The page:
Saturday, November 23, 2013

Notes on General Sheridan: Missionary Ridge and Yakama War

Gettysburg was in the news this past week as it was the 150th anniversary of the Gettysburg Address. A few days after the famous Lincoln speech a very important Union victory took place in Tennessee that was pivotal in speeding up the end of the Civil War. On November 25, 1863 Union forces took Missionary Ridge (Battle_of_Missionary_Ridge) near Chattanooga, Tennessee. This battle gave control of Tennessee to the Union and provided the key supply route for General Sherman's March across the South in 1864.

A couple of former Washington Territory residences were major players in the Battle of Missionary Ridge, Ulysses S Grant and Philip Sheridan. Sheridan and his men were instrumental in the battle. They were assigned to take some Confederate gun pits on the valley below the ridge as a means to distract the opposing Confederate army from the main assault by General Sherman. However, once the pits were taken the Union forces were subject to fire from the ridge above. A combination of poor communication and wanting to find protection led Sheridan as well as other field commanders to advance up the ridge. The Confederate forces had built their trenches on the ridge crest instead of what is termed the military ridge line. Hence, the curve of the slope provided significant cover for advancing Union forces who then took the ridge and the route was on. 

Grant's time in Washington was rather sad. He was quarter master at Vancouver in the early 1850s and it was during that time he gained a reputation for drinking which continued at his next station. He ultimately resigned from the military only to be reinstated after the start of the Civil War.

Sheridan's first war experience was in Washington Territory. He fought in two engagements with the Yakama (tribal spelling). First near present day Toppenish and later at the Cascades on the Columbia at present day Bonneville Dam.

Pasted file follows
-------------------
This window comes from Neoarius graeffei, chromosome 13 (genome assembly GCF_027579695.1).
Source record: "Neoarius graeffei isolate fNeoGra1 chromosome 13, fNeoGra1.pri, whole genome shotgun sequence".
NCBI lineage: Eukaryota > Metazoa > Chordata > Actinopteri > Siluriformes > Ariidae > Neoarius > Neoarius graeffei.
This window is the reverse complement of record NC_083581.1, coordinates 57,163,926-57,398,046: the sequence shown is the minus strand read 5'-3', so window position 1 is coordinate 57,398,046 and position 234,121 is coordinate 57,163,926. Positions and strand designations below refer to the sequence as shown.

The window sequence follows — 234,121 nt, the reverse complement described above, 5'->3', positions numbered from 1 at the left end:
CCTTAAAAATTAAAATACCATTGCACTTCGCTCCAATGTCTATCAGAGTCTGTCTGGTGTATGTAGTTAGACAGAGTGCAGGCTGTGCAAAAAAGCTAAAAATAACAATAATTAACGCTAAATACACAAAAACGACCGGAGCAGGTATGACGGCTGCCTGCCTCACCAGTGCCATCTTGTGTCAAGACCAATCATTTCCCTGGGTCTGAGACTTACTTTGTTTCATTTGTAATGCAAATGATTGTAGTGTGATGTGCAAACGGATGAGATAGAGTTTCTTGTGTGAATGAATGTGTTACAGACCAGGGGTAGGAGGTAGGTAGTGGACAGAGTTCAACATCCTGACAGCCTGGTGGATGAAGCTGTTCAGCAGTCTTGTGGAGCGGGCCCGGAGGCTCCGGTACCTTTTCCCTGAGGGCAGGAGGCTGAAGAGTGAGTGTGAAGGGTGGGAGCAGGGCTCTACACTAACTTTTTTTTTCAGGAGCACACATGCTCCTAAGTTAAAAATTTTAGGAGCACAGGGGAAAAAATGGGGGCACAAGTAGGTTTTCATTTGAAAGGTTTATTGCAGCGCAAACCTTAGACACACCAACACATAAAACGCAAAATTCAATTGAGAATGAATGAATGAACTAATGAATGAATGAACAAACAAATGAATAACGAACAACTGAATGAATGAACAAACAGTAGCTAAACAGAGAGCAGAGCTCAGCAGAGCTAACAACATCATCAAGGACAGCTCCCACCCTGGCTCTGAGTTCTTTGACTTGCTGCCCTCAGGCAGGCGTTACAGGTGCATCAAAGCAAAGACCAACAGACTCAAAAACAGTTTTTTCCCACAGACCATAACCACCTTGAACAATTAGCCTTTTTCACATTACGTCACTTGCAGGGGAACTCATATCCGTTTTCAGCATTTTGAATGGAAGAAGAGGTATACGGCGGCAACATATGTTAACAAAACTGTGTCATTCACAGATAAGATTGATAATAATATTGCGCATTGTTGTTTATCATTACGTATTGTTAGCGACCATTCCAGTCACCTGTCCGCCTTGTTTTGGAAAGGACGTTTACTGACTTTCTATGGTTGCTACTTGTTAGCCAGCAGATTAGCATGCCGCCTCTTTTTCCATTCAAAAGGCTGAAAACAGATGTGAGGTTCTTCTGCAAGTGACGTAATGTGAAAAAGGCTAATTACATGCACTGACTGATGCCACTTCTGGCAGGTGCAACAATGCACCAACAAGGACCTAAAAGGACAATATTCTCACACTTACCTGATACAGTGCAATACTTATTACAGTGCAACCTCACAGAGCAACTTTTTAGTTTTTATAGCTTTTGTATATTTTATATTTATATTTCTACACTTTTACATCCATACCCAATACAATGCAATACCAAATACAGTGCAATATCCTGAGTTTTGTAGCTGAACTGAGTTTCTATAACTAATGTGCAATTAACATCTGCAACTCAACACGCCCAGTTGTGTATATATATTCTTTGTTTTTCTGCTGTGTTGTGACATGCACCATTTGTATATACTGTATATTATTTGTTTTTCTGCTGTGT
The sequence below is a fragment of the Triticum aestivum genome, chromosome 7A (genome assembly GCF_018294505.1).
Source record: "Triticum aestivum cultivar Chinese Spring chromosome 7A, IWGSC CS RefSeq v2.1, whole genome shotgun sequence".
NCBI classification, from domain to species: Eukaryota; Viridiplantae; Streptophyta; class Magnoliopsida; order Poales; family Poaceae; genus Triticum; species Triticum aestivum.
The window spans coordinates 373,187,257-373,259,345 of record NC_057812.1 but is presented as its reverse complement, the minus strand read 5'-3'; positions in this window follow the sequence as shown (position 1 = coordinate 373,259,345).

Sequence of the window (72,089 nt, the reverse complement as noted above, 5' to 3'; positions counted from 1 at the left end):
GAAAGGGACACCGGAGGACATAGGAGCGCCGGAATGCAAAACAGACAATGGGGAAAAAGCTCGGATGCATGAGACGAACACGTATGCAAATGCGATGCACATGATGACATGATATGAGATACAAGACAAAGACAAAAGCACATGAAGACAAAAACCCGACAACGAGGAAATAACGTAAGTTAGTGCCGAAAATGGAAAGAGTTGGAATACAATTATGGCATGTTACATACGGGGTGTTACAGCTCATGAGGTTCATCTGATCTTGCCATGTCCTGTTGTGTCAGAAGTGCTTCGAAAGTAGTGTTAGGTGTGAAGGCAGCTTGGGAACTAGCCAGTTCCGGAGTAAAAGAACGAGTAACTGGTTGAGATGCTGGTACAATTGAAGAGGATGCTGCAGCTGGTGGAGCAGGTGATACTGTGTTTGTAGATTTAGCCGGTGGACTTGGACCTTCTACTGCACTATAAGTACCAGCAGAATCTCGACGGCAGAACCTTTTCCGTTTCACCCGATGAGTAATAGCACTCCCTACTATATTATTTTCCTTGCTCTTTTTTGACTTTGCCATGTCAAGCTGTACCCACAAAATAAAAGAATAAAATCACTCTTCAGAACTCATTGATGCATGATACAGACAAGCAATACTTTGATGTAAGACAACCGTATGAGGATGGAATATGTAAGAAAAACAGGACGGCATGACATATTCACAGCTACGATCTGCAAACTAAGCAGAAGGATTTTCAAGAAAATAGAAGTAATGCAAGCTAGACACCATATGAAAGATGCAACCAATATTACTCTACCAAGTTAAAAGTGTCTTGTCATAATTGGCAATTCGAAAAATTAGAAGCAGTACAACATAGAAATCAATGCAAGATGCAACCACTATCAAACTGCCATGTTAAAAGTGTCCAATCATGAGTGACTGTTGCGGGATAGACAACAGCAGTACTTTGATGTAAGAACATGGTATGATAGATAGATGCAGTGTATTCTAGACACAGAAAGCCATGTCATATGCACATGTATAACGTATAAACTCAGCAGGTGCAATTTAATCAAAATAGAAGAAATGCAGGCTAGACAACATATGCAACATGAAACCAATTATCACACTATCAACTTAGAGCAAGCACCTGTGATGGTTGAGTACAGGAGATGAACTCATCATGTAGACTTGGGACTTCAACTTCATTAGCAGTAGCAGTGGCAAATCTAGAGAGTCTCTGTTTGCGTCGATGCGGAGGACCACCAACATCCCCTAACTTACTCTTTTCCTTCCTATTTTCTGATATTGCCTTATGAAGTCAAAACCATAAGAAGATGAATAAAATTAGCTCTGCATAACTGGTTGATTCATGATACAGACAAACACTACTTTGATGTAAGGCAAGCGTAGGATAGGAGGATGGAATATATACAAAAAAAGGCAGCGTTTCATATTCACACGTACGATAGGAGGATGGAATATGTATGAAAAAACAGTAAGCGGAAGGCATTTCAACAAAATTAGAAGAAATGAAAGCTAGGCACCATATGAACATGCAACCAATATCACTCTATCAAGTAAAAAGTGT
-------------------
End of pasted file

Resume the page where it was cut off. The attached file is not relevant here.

I've been reading Sheridan's Memoirs with attention to his brief time in Washington State and Oregon. He described his first military action, "On the second day out I struck a small body of Indians with my detachment of dragoons, but was unable to do them any particular injury beyond getting possession of a large quantity of their winter food, which their hurried departure compelled them to abandon. This food consisted principally of dried salmon-pulverized and packed in sacks made of grass-dried huckleberries, and dried camas; the latter a bulbous root about the size of a small onion, which, when roasted and ground, is made into bread by the Indians and has a taste somewhat like cooked chestnuts."

During his trip toward Washington Territory, Sheridan made an early environmental observation in relation to environmental damage and the consequences to the Pit River Indians in northern California. "In prosperity they mainly subsisted on fish, or game killed with the bow and arrow. When these sources failed they lived on grasshoppers, and at this season the grasshopper was their principal food. In former years salmon were very abundant in the streams of the Sacramento Valley, and every fall they took great quantities of these fish and dried them for winter use, but alluvial mining had of late years defiled the water of the different streams and driven the fish out. On this account the usual supply of salmon was very limited."

1 comment:

Darrell Sofield said...

Nice find about fish and mining.